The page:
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Some CPD officers trained to recognize impairment beyond drunk driving

Some CPD officers trained to...

COLUMBIA, Mo. - Columbia police officer Clint Sinclair feels like he's found his niche in the DWI unit for the department, and recently accomplished a career goal by becoming a drug recognition expert.

"I feel like I'm making a difference saving lives and holding people accountable for their some of their actions," he said.

As part of a national program, drug recognition experts, or DREs, are trained to spot signs of impairment that go beyond drunk driving, including drug and prescription drug impairment.

"It trains you to pick up on some of the smaller clues of impairment you might miss roadside doing a basic traffic stop," said Sinclair.

He completed an intensive three-week certification training in September that included heading to Phoenix, Arizona, for hands-on evaluations with inmates at the county jail.

A DRE uses a 12-step process to identify the type of drug someone may be under the influence of and they'll also bring them back to the police station or to another controlled environment to complete some of the tests.

"Some of the steps require certain types of lighting and darkrooms for us to examine eyes and pupil size," he said. "We can't do them roadside."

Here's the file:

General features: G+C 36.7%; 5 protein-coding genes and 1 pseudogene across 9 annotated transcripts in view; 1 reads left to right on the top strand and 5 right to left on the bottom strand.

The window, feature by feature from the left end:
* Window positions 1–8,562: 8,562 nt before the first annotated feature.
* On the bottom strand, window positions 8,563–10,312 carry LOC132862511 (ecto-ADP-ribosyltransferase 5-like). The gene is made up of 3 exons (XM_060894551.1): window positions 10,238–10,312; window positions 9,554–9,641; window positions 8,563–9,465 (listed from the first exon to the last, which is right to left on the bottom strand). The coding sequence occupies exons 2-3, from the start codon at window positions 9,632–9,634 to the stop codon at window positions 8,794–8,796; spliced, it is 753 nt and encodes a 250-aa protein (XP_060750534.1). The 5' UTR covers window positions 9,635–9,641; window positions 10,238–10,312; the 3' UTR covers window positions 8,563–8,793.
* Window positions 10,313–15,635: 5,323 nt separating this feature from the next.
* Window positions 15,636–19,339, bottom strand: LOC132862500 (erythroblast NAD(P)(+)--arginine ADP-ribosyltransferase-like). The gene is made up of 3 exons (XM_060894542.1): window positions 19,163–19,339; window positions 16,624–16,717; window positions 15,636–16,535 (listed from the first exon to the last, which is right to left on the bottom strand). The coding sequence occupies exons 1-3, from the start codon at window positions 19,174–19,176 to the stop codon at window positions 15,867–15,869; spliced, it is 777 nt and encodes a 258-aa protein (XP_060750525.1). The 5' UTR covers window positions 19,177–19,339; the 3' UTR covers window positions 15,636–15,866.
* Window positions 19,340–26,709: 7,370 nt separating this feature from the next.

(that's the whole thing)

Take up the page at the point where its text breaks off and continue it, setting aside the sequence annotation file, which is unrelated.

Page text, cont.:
Sinclair said DREs are also trained to spot signs of medical emergencies as well, but, he said, he hasn't had any "medical rule-outs" since he's been certified.

Prescription drugs can also impair a driver, whether they are being overused or taken as prescribed by a doctor, and Sinclair said spotting that is a big part of his job.

"A lot of people don't understand that prescriptions can cause impairment when it says on your prescription bottle 'don't drive or use heavy machinery,'" he said. "That's a serious warning because it can impair your ability to operate that vehicle."

Both officers on CPD's DWI unit are drug recognition experts and can be used by other local agencies when needed.

"Having those skills to go just beyond someone who's admitted to drinking or smells like alcohol or being able to say 'you shouldn't be driving right now, you're putting someone in danger': to me, those skills are invaluable me and are vital to help protect the community and keep our roadways safe," said Sinclair.

Here's a link if you'd like to find out more about the program.


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